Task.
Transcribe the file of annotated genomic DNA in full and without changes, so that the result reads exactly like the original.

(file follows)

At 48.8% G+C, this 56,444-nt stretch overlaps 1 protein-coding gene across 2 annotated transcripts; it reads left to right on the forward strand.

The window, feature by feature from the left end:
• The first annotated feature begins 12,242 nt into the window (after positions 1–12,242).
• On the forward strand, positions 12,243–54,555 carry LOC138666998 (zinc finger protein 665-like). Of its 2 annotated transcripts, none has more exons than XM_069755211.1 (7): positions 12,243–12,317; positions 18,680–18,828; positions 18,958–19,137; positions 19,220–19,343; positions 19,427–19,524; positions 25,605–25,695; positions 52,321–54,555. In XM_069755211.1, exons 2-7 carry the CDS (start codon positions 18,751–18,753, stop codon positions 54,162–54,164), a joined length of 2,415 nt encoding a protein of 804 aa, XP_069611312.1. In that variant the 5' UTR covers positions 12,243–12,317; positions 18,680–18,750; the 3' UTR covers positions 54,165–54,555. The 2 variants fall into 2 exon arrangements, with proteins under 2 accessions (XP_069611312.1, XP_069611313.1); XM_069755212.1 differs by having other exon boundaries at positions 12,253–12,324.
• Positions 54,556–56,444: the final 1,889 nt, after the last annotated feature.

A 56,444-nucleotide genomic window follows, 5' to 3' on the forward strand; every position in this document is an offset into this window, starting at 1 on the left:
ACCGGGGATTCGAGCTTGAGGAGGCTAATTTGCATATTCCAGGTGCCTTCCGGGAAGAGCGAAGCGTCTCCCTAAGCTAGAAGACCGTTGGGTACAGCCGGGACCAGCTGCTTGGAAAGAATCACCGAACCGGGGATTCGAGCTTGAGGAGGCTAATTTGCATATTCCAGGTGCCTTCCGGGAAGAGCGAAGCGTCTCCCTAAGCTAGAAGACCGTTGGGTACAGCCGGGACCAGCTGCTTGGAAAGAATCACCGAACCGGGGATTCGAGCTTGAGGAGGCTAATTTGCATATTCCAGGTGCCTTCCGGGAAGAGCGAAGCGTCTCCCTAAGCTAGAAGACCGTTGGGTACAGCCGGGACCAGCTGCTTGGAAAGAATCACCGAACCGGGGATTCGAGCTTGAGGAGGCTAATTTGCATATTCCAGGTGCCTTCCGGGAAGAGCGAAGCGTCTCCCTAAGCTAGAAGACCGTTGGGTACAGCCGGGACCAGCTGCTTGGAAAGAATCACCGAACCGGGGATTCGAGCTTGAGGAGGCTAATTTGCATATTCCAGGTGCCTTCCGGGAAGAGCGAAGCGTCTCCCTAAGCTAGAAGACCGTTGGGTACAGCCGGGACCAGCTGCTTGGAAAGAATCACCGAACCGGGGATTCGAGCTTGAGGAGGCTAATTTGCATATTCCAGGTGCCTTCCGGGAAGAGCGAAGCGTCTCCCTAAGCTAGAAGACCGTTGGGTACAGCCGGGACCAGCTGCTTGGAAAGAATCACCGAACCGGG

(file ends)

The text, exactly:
At 48.8% G+C, this 56,444-nt stretch overlaps 1 protein-coding gene across 2 annotated transcripts; it reads left to right on the forward strand.

The window, feature by feature from the left end:
• The first annotated feature begins 12,242 nt into the window (after positions 1–12,242).
• On the forward strand, positions 12,243–54,555 carry LOC138666998 (zinc finger protein 665-like). Of its 2 annotated transcripts, none has more exons than XM_069755211.1 (7): positions 12,243–12,317; positions 18,680–18,828; positions 18,958–19,137; positions 19,220–19,343; positions 19,427–19,524; positions 25,605–25,695; positions 52,321–54,555. In XM_069755211.1, exons 2-7 carry the CDS (start codon positions 18,751–18,753, stop codon positions 54,162–54,164), a joined length of 2,415 nt encoding a protein of 804 aa, XP_069611312.1. In that variant the 5' UTR covers positions 12,243–12,317; positions 18,680–18,750; the 3' UTR covers positions 54,165–54,555. The 2 variants fall into 2 exon arrangements, with proteins under 2 accessions (XP_069611312.1, XP_069611313.1); XM_069755212.1 differs by having other exon boundaries at positions 12,253–12,324.
• Positions 54,556–56,444: the final 1,889 nt, after the last annotated feature.

A 56,444-nucleotide genomic window follows, 5' to 3' on the forward strand; every position in this document is an offset into this window, starting at 1 on the left:
ACCGGGGATTCGAGCTTGAGGAGGCTAATTTGCATATTCCAGGTGCCTTCCGGGAAGAGCGAAGCGTCTCCCTAAGCTAGAAGACCGTTGGGTACAGCCGGGACCAGCTGCTTGGAAAGAATCACCGAACCGGGGATTCGAGCTTGAGGAGGCTAATTTGCATATTCCAGGTGCCTTCCGGGAAGAGCGAAGCGTCTCCCTAAGCTAGAAGACCGTTGGGTACAGCCGGGACCAGCTGCTTGGAAAGAATCACCGAACCGGGGATTCGAGCTTGAGGAGGCTAATTTGCATATTCCAGGTGCCTTCCGGGAAGAGCGAAGCGTCTCCCTAAGCTAGAAGACCGTTGGGTACAGCCGGGACCAGCTGCTTGGAAAGAATCACCGAACCGGGGATTCGAGCTTGAGGAGGCTAATTTGCATATTCCAGGTGCCTTCCGGGAAGAGCGAAGCGTCTCCCTAAGCTAGAAGACCGTTGGGTACAGCCGGGACCAGCTGCTTGGAAAGAATCACCGAACCGGGGATTCGAGCTTGAGGAGGCTAATTTGCATATTCCAGGTGCCTTCCGGGAAGAGCGAAGCGTCTCCCTAAGCTAGAAGACCGTTGGGTACAGCCGGGACCAGCTGCTTGGAAAGAATCACCGAACCGGGGATTCGAGCTTGAGGAGGCTAATTTGCATATTCCAGGTGCCTTCCGGGAAGAGCGAAGCGTCTCCCTAAGCTAGAAGACCGTTGGGTACAGCCGGGACCAGCTGCTTGGAAAGAATCACCGAACCGGG